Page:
Discovering that selfies
behind the sign make it read
the right way round!
That said, I will endeavour to maintain personal reading. My to-be-read shelf is groaning under the weight of my reading ambitions, and a recent visit to Cheltenham Literary Festival with my cousin-in-law found me jotting at least eight titles down on my Christmas list! I have informed child 2 of the existence of this list already!

Cheltenham was fun.  Its arenas are however, much bigger than those in Oxford, Henley or North Cornwall Lit Fests.  I think I prefer the more intimate festivals where your authorial heroes are within arm's reach and a conversation afterwards is more than possible.  The marquee in which we heard Kate Atkinson and Mary Beard speak was huge!  I had to remind myself that this was happening here and now as I needed to watch the big screen in order to see the interviews properly. That said, it was well done and in a beautiful setting.  The company was great and I got to tick another one of my favourites off my I-Spy-An-Author list.  I wish I had Kate Atkinson's creativity...she confessed that she always has a waiting room in her brain for books yet to be written...and they all have titles!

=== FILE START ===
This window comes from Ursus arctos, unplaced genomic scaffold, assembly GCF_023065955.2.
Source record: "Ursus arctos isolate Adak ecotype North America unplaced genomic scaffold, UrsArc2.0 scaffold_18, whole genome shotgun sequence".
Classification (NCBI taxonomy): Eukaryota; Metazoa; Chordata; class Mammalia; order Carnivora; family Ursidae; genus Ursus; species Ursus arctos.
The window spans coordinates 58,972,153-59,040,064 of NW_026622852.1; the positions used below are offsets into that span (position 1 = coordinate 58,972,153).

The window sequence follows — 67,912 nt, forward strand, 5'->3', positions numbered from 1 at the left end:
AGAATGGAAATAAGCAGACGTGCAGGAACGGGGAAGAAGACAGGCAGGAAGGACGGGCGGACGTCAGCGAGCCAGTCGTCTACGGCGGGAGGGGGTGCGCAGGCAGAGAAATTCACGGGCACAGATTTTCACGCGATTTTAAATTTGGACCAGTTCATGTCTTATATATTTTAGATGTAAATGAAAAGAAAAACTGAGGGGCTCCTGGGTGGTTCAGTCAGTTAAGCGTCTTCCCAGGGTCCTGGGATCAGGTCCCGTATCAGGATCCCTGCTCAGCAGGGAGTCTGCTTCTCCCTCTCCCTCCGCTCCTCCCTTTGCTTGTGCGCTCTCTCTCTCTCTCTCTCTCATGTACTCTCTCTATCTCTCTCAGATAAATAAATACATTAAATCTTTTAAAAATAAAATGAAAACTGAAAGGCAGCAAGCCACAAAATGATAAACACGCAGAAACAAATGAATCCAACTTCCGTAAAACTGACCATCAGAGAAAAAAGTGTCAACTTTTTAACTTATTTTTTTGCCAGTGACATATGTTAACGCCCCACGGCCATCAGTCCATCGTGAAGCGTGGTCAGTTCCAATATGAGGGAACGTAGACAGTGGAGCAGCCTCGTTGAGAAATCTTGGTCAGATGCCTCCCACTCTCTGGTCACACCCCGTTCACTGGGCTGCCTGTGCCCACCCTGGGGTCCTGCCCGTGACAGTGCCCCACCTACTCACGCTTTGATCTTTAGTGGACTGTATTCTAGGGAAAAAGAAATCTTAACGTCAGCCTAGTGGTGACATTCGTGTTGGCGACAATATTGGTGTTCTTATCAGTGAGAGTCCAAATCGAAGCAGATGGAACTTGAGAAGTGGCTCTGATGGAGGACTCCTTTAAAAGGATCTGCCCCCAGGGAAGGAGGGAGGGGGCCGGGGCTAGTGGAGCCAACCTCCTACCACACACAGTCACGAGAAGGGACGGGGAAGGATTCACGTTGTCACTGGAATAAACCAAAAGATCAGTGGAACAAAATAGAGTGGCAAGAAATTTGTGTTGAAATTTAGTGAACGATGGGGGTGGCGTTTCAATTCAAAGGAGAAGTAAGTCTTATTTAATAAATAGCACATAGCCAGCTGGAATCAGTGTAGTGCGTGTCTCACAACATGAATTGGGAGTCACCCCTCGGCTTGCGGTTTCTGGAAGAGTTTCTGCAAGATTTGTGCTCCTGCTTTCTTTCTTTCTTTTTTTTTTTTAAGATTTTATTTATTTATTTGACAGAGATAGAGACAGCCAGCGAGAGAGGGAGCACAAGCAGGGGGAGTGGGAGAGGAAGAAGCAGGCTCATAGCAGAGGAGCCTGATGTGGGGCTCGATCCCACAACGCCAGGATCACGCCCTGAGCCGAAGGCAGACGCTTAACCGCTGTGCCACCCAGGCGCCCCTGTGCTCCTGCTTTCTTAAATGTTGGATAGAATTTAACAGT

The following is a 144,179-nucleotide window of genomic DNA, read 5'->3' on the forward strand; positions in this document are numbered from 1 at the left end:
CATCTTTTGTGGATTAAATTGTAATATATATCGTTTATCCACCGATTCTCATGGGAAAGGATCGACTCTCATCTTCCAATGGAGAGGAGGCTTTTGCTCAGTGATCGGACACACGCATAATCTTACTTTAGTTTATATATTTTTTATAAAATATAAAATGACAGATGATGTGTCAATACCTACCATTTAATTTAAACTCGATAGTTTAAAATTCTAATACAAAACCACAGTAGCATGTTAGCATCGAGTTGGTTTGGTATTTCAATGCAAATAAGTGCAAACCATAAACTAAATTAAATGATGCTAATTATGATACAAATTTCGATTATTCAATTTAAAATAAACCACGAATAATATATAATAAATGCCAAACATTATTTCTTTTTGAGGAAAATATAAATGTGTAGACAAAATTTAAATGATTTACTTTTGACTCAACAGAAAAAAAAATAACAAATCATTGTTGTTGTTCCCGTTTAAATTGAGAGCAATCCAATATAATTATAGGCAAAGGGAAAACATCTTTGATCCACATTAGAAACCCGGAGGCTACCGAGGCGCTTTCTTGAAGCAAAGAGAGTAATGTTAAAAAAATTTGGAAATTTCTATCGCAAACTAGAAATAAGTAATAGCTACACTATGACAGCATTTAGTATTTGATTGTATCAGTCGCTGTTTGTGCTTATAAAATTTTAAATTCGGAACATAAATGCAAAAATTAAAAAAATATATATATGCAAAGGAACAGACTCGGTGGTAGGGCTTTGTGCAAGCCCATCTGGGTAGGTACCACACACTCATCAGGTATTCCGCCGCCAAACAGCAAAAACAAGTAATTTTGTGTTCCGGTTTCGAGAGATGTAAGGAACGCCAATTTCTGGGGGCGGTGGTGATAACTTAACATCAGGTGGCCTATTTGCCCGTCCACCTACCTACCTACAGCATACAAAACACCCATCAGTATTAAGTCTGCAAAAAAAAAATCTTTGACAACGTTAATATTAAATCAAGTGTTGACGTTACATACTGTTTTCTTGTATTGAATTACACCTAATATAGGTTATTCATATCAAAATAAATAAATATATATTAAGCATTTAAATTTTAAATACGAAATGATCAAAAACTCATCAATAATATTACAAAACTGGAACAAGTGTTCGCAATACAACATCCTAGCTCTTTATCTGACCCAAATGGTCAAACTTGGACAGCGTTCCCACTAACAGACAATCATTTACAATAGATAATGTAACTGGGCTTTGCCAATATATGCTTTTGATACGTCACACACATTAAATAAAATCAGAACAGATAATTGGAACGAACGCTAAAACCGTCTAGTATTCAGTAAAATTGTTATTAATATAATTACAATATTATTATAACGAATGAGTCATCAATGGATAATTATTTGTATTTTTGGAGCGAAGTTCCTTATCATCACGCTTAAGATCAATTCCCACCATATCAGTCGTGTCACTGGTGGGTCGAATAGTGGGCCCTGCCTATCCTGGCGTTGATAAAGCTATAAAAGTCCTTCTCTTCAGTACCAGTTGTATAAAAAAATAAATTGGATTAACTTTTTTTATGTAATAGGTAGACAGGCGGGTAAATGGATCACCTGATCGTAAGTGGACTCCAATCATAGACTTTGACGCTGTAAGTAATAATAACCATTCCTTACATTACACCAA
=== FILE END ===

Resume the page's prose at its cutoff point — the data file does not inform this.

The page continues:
And to another very talented writer...

Shortlisted for the Man Booker in 2016 and Baileys Women's Prize in 2017, Madeleine Thien's novel, Do Not Say We Have Nothing is an epic that details modern Chinese history from the late 1940s to the twenty-first century, but don't let that put you off!  Its central characters are totally convincing and it is easy to feel empathy for them.  Written across three generations, the main character is Sparrow who bridges the elders, who are his parents and uncle and aunt, and the youth, represented by his niece Zhuli and his daughter Ai-ming.